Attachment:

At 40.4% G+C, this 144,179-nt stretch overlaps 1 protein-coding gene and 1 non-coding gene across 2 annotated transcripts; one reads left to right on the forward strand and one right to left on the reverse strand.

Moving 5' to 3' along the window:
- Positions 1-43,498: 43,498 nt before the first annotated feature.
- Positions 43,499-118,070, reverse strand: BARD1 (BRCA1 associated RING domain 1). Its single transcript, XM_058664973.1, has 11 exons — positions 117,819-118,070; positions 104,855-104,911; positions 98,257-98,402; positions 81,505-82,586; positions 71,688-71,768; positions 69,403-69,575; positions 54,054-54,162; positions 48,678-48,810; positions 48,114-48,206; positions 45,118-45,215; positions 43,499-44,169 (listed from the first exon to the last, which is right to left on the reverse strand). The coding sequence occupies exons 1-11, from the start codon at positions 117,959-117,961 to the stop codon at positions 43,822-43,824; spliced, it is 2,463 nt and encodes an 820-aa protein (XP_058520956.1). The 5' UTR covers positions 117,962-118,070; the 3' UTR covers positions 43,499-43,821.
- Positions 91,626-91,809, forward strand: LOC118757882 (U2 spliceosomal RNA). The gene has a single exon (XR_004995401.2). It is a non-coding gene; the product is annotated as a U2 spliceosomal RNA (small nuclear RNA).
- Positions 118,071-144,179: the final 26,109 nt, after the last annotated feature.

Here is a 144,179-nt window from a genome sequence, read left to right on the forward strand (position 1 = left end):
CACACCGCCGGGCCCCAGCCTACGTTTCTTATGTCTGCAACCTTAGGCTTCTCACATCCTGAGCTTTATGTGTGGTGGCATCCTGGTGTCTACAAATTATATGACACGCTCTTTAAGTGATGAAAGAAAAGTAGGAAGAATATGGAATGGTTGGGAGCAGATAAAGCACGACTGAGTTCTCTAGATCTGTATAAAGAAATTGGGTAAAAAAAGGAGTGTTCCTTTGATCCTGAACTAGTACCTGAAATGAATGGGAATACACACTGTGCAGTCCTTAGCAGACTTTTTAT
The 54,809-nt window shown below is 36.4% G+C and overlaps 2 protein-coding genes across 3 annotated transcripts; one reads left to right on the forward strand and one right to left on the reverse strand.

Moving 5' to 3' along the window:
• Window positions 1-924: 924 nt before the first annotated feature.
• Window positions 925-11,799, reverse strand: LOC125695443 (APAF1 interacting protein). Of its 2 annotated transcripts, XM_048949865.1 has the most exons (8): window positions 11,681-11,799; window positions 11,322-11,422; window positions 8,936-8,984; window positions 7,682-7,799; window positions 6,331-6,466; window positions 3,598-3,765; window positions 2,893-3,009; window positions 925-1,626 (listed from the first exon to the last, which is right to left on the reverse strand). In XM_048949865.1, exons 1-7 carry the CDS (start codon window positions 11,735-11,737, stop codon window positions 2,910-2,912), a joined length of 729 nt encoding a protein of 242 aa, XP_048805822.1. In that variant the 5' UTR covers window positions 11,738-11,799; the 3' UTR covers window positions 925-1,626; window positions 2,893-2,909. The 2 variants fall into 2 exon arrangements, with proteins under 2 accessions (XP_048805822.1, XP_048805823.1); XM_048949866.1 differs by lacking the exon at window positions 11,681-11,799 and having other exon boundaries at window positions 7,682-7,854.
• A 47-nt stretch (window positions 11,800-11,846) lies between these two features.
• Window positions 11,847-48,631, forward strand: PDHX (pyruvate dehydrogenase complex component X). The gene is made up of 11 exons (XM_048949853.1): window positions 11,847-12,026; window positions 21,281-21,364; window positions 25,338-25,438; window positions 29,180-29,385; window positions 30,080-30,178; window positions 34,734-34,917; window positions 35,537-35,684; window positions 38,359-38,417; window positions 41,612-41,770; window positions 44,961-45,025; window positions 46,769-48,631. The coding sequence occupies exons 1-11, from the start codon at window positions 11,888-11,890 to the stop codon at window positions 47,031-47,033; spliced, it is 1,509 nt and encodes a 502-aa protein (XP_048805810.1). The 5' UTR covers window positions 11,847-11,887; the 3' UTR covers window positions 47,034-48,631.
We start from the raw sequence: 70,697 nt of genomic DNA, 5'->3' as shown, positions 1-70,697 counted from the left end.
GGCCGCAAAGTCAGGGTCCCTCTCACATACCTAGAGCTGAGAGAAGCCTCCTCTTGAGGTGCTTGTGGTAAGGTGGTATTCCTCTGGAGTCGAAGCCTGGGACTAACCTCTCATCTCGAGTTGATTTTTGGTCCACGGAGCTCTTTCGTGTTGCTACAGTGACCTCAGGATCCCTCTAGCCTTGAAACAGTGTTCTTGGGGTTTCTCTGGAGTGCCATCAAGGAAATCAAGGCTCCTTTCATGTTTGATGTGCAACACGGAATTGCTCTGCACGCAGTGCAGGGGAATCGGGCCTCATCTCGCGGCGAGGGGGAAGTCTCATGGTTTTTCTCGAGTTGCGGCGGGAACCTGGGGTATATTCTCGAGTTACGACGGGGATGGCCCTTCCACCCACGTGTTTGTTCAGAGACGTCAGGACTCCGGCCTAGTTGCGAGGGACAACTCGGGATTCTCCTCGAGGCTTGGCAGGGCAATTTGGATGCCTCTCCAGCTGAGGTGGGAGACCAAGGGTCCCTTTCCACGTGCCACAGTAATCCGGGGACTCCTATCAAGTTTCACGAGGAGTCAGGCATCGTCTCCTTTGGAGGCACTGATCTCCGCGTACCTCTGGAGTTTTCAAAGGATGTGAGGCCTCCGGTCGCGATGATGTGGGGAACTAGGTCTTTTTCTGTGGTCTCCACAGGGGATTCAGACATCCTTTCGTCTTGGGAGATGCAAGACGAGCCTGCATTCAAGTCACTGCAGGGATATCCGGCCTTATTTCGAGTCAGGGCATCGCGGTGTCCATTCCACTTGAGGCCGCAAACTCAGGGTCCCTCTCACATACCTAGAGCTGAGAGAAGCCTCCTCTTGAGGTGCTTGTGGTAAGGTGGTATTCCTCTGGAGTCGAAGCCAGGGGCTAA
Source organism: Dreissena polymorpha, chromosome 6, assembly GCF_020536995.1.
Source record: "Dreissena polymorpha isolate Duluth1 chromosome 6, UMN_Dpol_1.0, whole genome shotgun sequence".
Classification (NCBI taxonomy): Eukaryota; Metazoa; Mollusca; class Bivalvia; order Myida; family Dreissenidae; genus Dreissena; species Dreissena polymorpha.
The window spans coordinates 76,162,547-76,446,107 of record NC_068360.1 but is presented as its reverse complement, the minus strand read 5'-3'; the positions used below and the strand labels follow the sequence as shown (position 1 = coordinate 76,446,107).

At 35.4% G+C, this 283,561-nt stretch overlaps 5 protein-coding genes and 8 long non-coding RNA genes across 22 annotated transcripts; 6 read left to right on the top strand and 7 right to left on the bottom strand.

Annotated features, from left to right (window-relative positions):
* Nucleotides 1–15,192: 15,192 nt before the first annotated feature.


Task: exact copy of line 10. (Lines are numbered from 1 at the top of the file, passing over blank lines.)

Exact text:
Moving 5' to 3' along the window: